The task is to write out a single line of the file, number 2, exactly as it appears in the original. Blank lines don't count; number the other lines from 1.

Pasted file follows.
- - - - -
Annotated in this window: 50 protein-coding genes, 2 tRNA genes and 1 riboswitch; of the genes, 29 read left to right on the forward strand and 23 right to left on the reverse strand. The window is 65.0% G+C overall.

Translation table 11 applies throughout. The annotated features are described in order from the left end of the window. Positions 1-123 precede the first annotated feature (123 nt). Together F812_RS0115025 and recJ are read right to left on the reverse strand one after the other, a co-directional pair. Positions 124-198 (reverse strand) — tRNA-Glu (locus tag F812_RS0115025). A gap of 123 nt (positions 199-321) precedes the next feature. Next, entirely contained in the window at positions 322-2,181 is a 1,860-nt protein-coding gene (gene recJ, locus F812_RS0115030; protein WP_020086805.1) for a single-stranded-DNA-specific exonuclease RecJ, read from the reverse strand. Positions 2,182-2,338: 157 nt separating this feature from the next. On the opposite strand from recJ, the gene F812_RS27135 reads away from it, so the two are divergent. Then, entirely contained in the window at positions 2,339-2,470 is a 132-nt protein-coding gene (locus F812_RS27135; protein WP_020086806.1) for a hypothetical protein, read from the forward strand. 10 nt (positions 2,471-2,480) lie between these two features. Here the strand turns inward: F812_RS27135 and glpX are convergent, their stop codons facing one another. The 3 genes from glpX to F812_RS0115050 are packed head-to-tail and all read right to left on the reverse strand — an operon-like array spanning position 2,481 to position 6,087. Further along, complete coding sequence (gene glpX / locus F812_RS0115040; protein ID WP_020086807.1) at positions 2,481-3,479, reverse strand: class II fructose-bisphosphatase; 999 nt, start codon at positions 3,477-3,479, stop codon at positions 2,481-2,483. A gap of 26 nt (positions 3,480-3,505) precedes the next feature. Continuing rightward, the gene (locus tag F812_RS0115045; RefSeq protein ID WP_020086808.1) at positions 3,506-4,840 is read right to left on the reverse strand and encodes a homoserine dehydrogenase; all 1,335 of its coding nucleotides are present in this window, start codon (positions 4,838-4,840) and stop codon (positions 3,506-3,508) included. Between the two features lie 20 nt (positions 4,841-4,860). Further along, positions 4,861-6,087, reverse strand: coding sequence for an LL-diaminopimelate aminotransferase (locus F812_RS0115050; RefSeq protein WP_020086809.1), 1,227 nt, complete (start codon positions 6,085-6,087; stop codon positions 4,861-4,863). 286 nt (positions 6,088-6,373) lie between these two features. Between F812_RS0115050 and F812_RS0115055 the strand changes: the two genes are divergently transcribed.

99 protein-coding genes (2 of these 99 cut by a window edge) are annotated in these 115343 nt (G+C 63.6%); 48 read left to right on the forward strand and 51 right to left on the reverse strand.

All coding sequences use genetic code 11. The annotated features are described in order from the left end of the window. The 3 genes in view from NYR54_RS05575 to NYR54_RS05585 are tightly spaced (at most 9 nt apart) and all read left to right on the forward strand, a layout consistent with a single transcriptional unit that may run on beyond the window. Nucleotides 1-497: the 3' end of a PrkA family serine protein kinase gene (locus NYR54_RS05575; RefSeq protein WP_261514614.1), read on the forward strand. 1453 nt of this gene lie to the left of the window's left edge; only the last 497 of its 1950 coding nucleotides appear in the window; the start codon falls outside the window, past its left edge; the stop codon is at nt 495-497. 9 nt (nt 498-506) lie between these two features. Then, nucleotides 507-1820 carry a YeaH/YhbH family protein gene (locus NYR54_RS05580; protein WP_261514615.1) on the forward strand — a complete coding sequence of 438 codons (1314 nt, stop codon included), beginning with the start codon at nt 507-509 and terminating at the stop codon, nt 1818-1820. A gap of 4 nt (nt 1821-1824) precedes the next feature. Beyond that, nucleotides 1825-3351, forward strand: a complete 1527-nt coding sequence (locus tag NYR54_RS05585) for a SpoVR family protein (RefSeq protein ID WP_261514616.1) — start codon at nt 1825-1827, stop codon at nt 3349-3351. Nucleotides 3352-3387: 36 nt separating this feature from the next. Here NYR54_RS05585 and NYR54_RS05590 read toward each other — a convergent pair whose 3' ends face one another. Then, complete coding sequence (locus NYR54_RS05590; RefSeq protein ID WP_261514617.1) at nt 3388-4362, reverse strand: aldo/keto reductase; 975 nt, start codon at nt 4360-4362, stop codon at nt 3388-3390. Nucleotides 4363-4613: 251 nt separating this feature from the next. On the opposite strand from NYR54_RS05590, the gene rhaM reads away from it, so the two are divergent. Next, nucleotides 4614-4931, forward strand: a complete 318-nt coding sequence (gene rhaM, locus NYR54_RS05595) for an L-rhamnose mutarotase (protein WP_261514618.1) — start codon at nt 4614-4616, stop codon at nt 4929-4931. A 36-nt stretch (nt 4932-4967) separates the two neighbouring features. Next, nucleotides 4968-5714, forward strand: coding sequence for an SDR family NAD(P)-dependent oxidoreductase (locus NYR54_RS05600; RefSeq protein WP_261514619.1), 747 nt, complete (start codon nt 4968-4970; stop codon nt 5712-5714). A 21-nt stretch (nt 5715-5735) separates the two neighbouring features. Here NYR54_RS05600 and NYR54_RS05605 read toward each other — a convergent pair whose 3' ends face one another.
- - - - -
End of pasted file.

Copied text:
Translation table 11 applies throughout. The annotated features are described in order from the left end of the window. Positions 1-123 precede the first annotated feature (123 nt). Together F812_RS0115025 and recJ are read right to left on the reverse strand one after the other, a co-directional pair. Positions 124-198 (reverse strand) — tRNA-Glu (locus tag F812_RS0115025). A gap of 123 nt (positions 199-321) precedes the next feature. Next, entirely contained in the window at positions 322-2,181 is a 1,860-nt protein-coding gene (gene recJ, locus F812_RS0115030; protein WP_020086805.1) for a single-stranded-DNA-specific exonuclease RecJ, read from the reverse strand. Positions 2,182-2,338: 157 nt separating this feature from the next. On the opposite strand from recJ, the gene F812_RS27135 reads away from it, so the two are divergent. Then, entirely contained in the window at positions 2,339-2,470 is a 132-nt protein-coding gene (locus F812_RS27135; protein WP_020086806.1) for a hypothetical protein, read from the forward strand. 10 nt (positions 2,471-2,480) lie between these two features. Here the strand turns inward: F812_RS27135 and glpX are convergent, their stop codons facing one another. The 3 genes from glpX to F812_RS0115050 are packed head-to-tail and all read right to left on the reverse strand — an operon-like array spanning position 2,481 to position 6,087. Further along, complete coding sequence (gene glpX / locus F812_RS0115040; protein ID WP_020086807.1) at positions 2,481-3,479, reverse strand: class II fructose-bisphosphatase; 999 nt, start codon at positions 3,477-3,479, stop codon at positions 2,481-2,483. A gap of 26 nt (positions 3,480-3,505) precedes the next feature. Continuing rightward, the gene (locus tag F812_RS0115045; RefSeq protein ID WP_020086808.1) at positions 3,506-4,840 is read right to left on the reverse strand and encodes a homoserine dehydrogenase; all 1,335 of its coding nucleotides are present in this window, start codon (positions 4,838-4,840) and stop codon (positions 3,506-3,508) included. Between the two features lie 20 nt (positions 4,841-4,860). Further along, positions 4,861-6,087, reverse strand: coding sequence for an LL-diaminopimelate aminotransferase (locus F812_RS0115050; RefSeq protein WP_020086809.1), 1,227 nt, complete (start codon positions 6,085-6,087; stop codon positions 4,861-4,863). 286 nt (positions 6,088-6,373) lie between these two features. Between F812_RS0115050 and F812_RS0115055 the strand changes: the two genes are divergently transcribed.